Lynne Tillman introduces the titular story in her new collection with a lament from Wittgenstein: “If I were only somewhere else than in this lousy world!” Always talking to the wrong people in the wrong places, always buying and reading the wrong books and then forgetting and buying them again, the narrator finally observes, “Whatever I have is not what I should have. Whatever makes me happy ultimately makes me sad.” The brief tale, told in stanza-like paragraphs, neatly captures the air of resigned anguish and dark humor that pervades these short stories and novellas, written by Tillman over the past 20 years. As her several novels also attest, Tillman’s greatest talent is for drawing the reader into the permutations of her characters’ fears and frustrations.
What is remarkable about this collection is that the characters’ pain seems to find a form of redemption in the works of art that are reproduced in color throughout the volume. Most of these stories originally appeared in limited-edition artists’ books, having been inspired by particular works of art or series; here each is rejoined by an example of the artwork from the original publication. In these images—works by Jane Dickson, Roni Horn, Juan Muñoz, Barbara Kruger, Peter Dreher, and others—we find a kind of portal from “this lousy world” that Tillman draws with her sharp, ironic pen. Of course, in its original site of publication, it would have been Tillman’s contribution that provided the breathing space for the artwork. Tillman is a pioneer of fiction as art writing; her stories are meant to accompany, not comment on, the art, and as such they exist in tension with it as a kind of collaborative project. When the pairings work—here, for instance, a stark James Welling photograph, all angles and contrasts, with a swirling tale of sex and skiing; and an eerie image by Gary Schneider of his young daughter’s outstretched hand that opens a previously unpublished series of vignettes titled Hold Me—whether the writing is seen to complement the art or vice versa, the transformative respite that the accompaniment provides is something of a primrose path.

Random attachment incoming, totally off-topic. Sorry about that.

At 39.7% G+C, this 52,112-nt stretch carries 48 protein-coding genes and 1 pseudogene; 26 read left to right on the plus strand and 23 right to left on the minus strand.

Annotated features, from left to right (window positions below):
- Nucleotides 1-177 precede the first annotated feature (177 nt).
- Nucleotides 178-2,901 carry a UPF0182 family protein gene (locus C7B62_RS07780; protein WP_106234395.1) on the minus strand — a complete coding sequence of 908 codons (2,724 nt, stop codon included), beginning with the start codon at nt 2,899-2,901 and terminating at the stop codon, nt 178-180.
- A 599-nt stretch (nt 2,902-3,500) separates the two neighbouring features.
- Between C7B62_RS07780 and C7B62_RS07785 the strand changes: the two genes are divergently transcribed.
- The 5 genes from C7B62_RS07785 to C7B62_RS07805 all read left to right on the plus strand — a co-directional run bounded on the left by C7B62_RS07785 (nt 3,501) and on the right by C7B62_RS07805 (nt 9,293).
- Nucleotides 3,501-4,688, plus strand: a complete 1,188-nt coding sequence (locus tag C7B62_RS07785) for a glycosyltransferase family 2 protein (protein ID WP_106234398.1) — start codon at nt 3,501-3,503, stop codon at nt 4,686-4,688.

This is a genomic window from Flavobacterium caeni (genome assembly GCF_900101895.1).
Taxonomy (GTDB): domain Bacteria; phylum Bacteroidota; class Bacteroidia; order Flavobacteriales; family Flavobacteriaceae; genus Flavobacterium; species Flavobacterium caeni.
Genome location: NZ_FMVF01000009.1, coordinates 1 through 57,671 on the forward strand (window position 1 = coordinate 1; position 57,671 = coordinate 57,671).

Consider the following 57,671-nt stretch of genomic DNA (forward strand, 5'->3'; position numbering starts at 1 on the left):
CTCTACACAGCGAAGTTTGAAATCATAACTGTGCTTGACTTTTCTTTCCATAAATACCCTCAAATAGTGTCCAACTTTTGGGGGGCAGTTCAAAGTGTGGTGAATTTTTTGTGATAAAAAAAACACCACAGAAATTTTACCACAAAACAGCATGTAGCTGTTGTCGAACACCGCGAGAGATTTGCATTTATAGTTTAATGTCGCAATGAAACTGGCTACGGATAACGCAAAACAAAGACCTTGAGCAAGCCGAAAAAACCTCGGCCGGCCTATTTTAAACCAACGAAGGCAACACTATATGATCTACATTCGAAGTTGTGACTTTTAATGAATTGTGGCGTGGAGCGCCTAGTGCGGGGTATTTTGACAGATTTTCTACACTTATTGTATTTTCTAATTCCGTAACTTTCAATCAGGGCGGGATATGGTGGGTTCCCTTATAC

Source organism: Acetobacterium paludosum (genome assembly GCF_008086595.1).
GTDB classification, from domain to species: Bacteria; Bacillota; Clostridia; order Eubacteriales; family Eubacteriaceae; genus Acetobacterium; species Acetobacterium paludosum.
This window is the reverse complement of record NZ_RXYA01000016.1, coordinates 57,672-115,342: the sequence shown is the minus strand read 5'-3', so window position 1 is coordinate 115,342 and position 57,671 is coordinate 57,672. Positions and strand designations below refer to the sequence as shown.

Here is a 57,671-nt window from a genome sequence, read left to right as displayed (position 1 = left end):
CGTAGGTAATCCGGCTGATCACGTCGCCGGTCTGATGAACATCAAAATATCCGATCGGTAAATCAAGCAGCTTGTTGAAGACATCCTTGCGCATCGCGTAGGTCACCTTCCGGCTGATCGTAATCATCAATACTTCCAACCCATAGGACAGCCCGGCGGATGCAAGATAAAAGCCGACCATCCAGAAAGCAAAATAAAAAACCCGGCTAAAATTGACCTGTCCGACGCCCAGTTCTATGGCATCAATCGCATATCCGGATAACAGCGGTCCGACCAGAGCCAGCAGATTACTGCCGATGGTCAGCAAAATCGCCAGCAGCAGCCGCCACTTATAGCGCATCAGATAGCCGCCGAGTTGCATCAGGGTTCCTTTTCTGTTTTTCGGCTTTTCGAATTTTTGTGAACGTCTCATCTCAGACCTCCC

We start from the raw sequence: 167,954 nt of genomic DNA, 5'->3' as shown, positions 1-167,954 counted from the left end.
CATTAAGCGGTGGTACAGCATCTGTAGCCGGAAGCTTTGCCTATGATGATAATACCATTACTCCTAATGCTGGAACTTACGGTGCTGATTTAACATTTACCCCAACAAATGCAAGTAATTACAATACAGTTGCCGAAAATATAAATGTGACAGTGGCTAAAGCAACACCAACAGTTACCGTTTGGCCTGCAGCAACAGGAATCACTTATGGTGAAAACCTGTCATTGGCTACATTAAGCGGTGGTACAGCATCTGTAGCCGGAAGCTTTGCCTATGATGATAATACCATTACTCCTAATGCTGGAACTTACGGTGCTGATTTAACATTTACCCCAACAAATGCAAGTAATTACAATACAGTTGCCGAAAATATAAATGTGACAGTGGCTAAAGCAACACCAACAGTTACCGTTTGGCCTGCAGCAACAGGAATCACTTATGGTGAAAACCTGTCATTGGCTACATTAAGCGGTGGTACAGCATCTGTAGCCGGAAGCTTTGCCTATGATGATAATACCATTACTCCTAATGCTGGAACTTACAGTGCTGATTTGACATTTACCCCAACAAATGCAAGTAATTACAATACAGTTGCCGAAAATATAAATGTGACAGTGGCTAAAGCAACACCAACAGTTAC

This Is Not It will be published by D.A.P. in November.